Seven other figures lay on the seven hills surrounding her; one by one, they stretched and woke. Although they were some distance apart, Mara could see at a glance that all seven of her fellow Caders were here.
Awe, joy, and relief filled Mara’s veins. She saw Ian’s tiny form stand and stretch. He yawned as he turned to face the rising sun.
“Serve them,” Adonai whispered. “Use what you have endured, and ensure that no such harm comes to them.
“No more will you wander; I will give you a land to call your own. You will have wisdom and long life. And should you choose, the fires of prejudice will no longer burn you; for all people will look on you with wonder and fear. And I will always be here, hoping you will choose me.
“You will be a people of beauty and grace.” And, like a kiss, Adonai whispered: “And you will be called… Fárí.”
By now, the morning sun had grown strong enough to illuminate the new world: It was green and lush, flowering with plants Mara didn’t know and blooms of rainbow colors. A little creek bubbled around the hills where Mara and the others stood.
“A land to call our own…” murmured Kale, as he spun slowly, taking it all in with wide eyes. He turned to the others. “Did you… you heard the voice too, right?” He couldn’t stop staring at the scenery, in awe. In shock. He ran his hand through his hair. “It couldn’t be…”
The others were equally lost basking in the beauty of the new world and had no reply.
Chortling like a bird, Ian came charging up the hill where Mara stood, fast as a bolt of living lightning. “Mara, Mara, Mara!” he shouted, beaming as bright as the sun and leaping into her arms.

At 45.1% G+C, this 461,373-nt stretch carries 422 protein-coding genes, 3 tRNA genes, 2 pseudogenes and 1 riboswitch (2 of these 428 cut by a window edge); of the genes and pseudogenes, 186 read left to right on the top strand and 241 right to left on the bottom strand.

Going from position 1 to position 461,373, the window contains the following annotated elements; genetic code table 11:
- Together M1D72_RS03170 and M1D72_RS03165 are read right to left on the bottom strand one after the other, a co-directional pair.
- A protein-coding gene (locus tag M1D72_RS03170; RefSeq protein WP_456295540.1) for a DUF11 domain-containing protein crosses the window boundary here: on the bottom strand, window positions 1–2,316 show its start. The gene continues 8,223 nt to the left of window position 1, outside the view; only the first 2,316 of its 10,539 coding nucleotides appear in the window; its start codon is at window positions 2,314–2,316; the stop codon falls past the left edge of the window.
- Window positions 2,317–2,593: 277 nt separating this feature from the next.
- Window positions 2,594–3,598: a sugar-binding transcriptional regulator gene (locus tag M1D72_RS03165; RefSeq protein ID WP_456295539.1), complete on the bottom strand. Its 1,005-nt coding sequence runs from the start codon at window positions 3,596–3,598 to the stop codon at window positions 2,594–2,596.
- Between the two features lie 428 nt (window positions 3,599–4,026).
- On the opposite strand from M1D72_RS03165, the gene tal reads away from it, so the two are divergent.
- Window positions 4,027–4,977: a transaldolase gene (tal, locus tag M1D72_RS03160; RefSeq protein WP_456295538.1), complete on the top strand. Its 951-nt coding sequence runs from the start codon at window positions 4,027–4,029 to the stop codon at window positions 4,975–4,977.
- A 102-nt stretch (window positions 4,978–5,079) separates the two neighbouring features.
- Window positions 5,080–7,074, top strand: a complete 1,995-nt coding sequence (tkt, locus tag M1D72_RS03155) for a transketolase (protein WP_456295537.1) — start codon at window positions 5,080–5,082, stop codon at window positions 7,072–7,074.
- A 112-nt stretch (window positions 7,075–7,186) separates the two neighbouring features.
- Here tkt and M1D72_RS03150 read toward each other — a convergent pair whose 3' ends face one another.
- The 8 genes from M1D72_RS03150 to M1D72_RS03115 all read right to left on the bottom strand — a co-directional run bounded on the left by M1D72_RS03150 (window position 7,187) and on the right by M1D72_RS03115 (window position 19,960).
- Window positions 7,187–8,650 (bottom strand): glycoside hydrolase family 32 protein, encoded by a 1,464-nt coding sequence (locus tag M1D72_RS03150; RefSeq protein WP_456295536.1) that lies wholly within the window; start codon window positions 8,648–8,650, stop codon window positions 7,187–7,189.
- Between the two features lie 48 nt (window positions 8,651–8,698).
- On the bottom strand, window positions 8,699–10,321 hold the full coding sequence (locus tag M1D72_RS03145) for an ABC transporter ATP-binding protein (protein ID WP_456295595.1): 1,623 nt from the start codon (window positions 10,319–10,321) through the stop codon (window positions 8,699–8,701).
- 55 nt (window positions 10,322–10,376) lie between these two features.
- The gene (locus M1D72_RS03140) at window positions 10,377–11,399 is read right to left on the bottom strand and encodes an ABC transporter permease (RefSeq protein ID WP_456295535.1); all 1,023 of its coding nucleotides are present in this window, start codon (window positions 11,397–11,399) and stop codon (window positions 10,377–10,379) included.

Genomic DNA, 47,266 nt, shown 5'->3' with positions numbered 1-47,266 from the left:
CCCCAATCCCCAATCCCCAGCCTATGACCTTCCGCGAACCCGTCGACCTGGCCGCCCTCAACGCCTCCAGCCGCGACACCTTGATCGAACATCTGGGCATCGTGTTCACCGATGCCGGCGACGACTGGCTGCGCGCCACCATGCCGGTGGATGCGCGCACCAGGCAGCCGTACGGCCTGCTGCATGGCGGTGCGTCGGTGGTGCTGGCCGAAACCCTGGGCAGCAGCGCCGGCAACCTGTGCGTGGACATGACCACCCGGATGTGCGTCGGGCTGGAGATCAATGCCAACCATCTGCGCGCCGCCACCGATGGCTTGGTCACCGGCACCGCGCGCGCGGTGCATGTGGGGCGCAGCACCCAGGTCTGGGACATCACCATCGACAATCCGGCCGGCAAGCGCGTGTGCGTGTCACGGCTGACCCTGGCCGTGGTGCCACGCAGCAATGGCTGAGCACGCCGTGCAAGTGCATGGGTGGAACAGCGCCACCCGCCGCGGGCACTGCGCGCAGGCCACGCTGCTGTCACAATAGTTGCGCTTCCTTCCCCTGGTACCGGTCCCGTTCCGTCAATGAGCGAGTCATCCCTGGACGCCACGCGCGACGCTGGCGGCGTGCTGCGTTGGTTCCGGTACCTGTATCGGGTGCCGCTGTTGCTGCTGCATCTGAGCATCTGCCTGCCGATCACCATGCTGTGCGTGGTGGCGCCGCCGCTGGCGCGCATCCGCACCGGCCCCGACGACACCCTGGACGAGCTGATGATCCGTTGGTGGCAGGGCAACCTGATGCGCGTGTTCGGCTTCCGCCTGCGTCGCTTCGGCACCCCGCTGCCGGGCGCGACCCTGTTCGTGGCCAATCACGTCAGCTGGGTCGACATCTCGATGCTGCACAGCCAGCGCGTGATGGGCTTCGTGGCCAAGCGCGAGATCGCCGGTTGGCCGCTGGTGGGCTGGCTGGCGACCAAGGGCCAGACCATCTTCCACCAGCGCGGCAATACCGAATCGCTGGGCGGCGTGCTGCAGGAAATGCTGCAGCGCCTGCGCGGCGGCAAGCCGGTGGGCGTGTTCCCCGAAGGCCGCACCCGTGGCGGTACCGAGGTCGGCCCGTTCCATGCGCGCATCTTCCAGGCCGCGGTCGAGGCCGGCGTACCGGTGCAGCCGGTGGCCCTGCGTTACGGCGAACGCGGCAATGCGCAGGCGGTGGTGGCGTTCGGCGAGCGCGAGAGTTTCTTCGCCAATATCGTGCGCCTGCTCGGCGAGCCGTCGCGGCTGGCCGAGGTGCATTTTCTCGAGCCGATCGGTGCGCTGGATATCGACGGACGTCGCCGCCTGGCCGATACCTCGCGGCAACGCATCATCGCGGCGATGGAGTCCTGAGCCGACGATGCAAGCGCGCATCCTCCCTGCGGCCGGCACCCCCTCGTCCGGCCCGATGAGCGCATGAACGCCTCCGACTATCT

She laughed and caught him, swinging him around midair.
Ian’s eyes suddenly went wide with wonder. “Mara…” he whispered, staring over her shoulder, gape-mouthed. “They’re so pretty!”
And that was when she noticed them. As she twirled with Ian, she could just see the ends of what looked like brilliantly-glowing butterfly wings that could only be coming from her own back. They sparkled with white and argent light, pulsing with life.
But her attention was stolen from her wings as similar glittering wings, these ones shaped like a dragonfly’s, sprouted from Ian’s back. He giggled and wriggled in her arms. “It tickles!”
The others began to gasp as their wings fluttered to life, as well. Some were greens and golds and reds, and some were feathery, some thin, some tall—and some that looked less like wings and more like giant ribbons of light. But every pair of wings glowed with Adonai’s life and warmth and light.